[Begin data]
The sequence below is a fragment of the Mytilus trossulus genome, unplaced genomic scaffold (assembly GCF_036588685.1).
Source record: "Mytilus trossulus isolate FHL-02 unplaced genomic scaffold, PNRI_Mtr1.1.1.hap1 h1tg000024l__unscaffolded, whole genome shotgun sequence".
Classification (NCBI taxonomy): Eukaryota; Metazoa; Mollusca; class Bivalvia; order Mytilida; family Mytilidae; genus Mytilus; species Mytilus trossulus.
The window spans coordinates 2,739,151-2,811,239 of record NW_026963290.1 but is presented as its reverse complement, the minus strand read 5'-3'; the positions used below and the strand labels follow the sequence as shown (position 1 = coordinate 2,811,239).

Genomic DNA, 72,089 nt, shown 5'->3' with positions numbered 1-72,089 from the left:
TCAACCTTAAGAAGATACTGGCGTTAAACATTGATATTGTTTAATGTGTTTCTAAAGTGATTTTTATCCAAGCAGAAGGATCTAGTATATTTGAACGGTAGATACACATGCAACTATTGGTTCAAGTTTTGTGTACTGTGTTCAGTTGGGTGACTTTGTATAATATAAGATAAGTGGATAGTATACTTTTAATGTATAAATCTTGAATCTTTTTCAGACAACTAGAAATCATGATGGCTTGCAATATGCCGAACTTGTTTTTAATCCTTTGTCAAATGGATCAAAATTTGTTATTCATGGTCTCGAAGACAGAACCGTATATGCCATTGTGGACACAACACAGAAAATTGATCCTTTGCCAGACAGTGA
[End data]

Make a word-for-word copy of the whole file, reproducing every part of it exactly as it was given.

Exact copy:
The sequence below is a fragment of the Mytilus trossulus genome, unplaced genomic scaffold (assembly GCF_036588685.1).
Source record: "Mytilus trossulus isolate FHL-02 unplaced genomic scaffold, PNRI_Mtr1.1.1.hap1 h1tg000024l__unscaffolded, whole genome shotgun sequence".
Classification (NCBI taxonomy): Eukaryota; Metazoa; Mollusca; class Bivalvia; order Mytilida; family Mytilidae; genus Mytilus; species Mytilus trossulus.
The window spans coordinates 2,739,151-2,811,239 of record NW_026963290.1 but is presented as its reverse complement, the minus strand read 5'-3'; the positions used below and the strand labels follow the sequence as shown (position 1 = coordinate 2,811,239).

Genomic DNA, 72,089 nt, shown 5'->3' with positions numbered 1-72,089 from the left:
TCAACCTTAAGAAGATACTGGCGTTAAACATTGATATTGTTTAATGTGTTTCTAAAGTGATTTTTATCCAAGCAGAAGGATCTAGTATATTTGAACGGTAGATACACATGCAACTATTGGTTCAAGTTTTGTGTACTGTGTTCAGTTGGGTGACTTTGTATAATATAAGATAAGTGGATAGTATACTTTTAATGTATAAATCTTGAATCTTTTTCAGACAACTAGAAATCATGATGGCTTGCAATATGCCGAACTTGTTTTTAATCCTTTGTCAAATGGATCAAAATTTGTTATTCATGGTCTCGAAGACAGAACCGTATATGCCATTGTGGACACAACACAGAAAATTGATCCTTTGCCAGACAGTGA